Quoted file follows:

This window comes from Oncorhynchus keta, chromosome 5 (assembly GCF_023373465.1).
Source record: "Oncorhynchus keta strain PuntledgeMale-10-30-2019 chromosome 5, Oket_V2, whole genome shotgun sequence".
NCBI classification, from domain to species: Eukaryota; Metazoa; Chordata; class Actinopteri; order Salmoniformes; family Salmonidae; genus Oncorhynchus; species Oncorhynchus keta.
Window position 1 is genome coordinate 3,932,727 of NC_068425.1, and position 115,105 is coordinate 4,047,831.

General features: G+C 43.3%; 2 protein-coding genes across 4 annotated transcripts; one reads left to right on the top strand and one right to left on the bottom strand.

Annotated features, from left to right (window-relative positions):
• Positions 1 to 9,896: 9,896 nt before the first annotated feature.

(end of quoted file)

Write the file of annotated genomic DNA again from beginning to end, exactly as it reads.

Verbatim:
This window comes from Oncorhynchus keta, chromosome 5 (assembly GCF_023373465.1).
Source record: "Oncorhynchus keta strain PuntledgeMale-10-30-2019 chromosome 5, Oket_V2, whole genome shotgun sequence".
NCBI classification, from domain to species: Eukaryota; Metazoa; Chordata; class Actinopteri; order Salmoniformes; family Salmonidae; genus Oncorhynchus; species Oncorhynchus keta.
Window position 1 is genome coordinate 3,932,727 of NC_068425.1, and position 115,105 is coordinate 4,047,831.

General features: G+C 43.3%; 2 protein-coding genes across 4 annotated transcripts; one reads left to right on the top strand and one right to left on the bottom strand.

Annotated features, from left to right (window-relative positions):
• Positions 1 to 9,896: 9,896 nt before the first annotated feature.